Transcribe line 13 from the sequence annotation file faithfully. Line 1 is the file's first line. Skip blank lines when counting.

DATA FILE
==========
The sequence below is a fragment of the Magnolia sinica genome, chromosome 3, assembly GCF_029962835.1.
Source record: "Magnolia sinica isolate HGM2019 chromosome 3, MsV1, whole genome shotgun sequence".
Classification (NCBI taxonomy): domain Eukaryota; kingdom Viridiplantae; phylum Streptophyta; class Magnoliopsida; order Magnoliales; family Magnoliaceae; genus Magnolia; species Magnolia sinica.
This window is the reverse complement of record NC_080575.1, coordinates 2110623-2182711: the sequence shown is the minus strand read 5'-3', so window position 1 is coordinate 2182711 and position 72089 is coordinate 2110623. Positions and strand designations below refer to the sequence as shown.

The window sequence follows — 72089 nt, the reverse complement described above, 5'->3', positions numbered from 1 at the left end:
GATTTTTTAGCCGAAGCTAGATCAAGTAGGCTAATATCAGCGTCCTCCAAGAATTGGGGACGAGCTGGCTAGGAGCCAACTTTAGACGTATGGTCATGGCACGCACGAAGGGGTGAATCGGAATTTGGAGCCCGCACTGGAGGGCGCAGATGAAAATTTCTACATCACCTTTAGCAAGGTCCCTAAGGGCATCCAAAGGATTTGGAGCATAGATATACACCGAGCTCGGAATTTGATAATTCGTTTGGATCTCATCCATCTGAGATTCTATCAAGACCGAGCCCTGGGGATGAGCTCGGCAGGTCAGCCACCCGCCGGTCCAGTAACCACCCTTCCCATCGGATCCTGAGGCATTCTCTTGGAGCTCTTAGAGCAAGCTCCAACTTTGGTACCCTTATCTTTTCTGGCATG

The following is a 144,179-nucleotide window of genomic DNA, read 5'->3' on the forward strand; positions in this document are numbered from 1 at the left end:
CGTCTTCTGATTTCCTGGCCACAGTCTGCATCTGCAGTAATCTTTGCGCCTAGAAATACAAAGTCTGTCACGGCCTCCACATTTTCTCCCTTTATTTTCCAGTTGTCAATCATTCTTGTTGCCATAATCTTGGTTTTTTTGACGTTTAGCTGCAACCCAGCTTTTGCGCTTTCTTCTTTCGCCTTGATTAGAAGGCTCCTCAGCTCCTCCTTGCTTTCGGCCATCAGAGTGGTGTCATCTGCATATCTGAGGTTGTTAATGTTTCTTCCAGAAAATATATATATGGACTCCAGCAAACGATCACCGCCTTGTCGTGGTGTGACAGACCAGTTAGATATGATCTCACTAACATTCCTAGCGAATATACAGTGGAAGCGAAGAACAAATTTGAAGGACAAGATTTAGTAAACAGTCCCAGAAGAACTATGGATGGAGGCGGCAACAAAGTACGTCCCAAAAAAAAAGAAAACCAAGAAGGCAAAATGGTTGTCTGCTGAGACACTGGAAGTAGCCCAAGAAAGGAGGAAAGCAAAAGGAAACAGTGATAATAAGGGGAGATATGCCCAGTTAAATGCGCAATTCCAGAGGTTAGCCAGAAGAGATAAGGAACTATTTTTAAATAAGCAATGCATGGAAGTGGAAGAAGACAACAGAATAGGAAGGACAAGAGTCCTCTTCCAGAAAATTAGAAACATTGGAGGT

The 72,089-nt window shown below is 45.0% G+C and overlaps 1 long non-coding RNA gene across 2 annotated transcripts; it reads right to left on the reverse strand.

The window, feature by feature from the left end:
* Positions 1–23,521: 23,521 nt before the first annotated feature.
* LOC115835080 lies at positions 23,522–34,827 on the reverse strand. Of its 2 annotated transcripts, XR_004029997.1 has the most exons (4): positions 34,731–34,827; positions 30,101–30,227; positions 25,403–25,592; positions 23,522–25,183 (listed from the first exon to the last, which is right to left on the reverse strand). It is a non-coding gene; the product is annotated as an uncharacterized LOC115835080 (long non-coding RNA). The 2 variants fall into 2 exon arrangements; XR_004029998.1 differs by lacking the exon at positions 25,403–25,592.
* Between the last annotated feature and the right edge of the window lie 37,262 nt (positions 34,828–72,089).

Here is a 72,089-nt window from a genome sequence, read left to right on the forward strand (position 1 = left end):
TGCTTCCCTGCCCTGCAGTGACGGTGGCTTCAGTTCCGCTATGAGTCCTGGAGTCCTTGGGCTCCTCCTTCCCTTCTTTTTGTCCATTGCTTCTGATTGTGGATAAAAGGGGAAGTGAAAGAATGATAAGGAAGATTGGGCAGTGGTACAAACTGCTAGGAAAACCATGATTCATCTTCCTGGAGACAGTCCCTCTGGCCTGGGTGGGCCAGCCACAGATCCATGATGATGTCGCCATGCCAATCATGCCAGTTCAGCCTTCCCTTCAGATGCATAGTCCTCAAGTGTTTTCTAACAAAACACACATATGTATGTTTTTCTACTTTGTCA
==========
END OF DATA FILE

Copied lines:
* Between the last annotated feature and the right edge of the window lie 37,262 nt (positions 34,828–72,089).